Brazilian President Luiz Inácio Lula da Silva (Photo courtesy Office of European President Barroso)
Today, President Lula said, only 20 countries produce energy for about 200 countries of the world.
"With the adoption of the biofuels, more than 100 countries will be able to produce energy, democratizing its access.
Lula advocated a coherent position on the part of the developed countries that say they want to fight global warming. He said these countries must not impose high import taxes on biofuels that would make it more difficult for consumer countries to purchase climate friendly biofuels.
Lula said the solution is in stimulating the establishment of an international market for ethanol and biodiesel sogovernments can indicate clearly to the private sector that biofuels are one of the priority pillars of their energy and environment agenda.
"We cannot emit contradictory signals," he concluded.
President Barroso said the European Commission is now working on the first blueprint for the creation of an internal biofuel market in the EU, and a legislative proposal will be put forward before the end of this year.
Cars that run on biofuels like ethanol emit less greenhouse gases than petroleum-fueled vehicles. (Photo courtesy Bio-Ethanol Carbeurant)
"This proposal will also serve as a basis for fostering relations with our external partners, in particular for pursuing discussions on the creation of an international biofuel market," Barroso said. "Convergence of technical standards will play an important part in this."
"The recently established partnership between the EU and Brazil is an example of the kind of partnership we want to build with others in this growth area," Barroso said.
At the first EU Brazil Summit in Lisbon, Portugal on Wednesday, the governments launched a EU-Brazil Strategic Partnership that will strengthen ties in economic cooperation, research and technology, maritime transport, satellite navigation and social issues.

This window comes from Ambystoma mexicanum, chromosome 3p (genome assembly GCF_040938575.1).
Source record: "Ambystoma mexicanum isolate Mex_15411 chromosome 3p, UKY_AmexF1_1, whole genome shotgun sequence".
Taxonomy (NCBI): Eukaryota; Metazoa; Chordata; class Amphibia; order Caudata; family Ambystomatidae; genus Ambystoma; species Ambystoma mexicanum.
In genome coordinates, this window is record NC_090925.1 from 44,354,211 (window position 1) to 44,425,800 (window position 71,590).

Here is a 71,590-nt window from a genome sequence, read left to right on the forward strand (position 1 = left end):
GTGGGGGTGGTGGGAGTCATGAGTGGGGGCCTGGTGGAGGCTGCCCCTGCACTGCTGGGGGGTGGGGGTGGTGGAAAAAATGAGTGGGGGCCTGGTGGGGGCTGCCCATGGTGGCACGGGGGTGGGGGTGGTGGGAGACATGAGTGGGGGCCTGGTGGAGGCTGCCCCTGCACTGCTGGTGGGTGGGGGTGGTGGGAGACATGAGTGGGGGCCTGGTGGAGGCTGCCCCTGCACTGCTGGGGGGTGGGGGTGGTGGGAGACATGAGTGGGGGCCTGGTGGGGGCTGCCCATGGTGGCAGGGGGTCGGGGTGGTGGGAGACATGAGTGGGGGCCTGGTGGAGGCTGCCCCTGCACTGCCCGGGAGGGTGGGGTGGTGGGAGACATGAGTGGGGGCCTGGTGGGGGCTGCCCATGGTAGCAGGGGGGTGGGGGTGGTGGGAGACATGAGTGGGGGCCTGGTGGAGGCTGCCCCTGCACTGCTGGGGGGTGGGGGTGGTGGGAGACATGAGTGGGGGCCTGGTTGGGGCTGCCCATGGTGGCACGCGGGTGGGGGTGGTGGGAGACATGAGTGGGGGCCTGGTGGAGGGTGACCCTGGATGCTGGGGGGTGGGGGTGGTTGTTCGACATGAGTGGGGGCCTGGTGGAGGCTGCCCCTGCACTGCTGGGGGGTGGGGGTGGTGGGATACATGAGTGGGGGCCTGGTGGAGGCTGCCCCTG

Commissioner Benita Ferrero-Waldner (Photo courtesy European Commission)
Today, the EU and Brazil signed documents to establish an energy dialogue. Based on existing agreements between Europe and Brazil, the dialogue will develop bilateral cooperation in biofuels and other renewable energy sources, low carbon energy technologies, and the improvement of energy efficiency. The first meeting will take place this autumn.
Meanwhile, today a new 10 year forecast warns that soaring biofuel demand is driving up agricultural prices.
The Agricultural Outlook 2007-2016, jointly published by the UN Food and Agriculture Organization, FAO, and the Organization for Economic Cooperation and Development, OECD, blames the recent hikes in farm commodity prices on factors such as droughts in wheat growing regions and low stocks.
The growing use of food crops for fuel is driving up crop prices and, indirectly through higher animal feed costs, the prices for livestock products, said the FAO.
"Most biofuel policies are new and it is not clear which measures are most effective in achieving the mix of objectives such as lower fossil fuel dependence or less greenhouse gas emissions," the report notes.
The report predicts that annual corn-based ethanol output will double between 2006 and 2016 in the United States.
In Brazil, annual ethanol production is projected to reach some 44 billion liters by 2016 from around 21 billion today.
In the European Union the amount of oilseeds used for biofuels is set to grow from just over 10 million tons to 21 million tons over the same period.
The report pointed out that higher commodity prices are a particular concern for countries classified as net food importing countries, as well as for the urban poor.
Copyright Environment News Service (ENS) 2007. All rights reserved.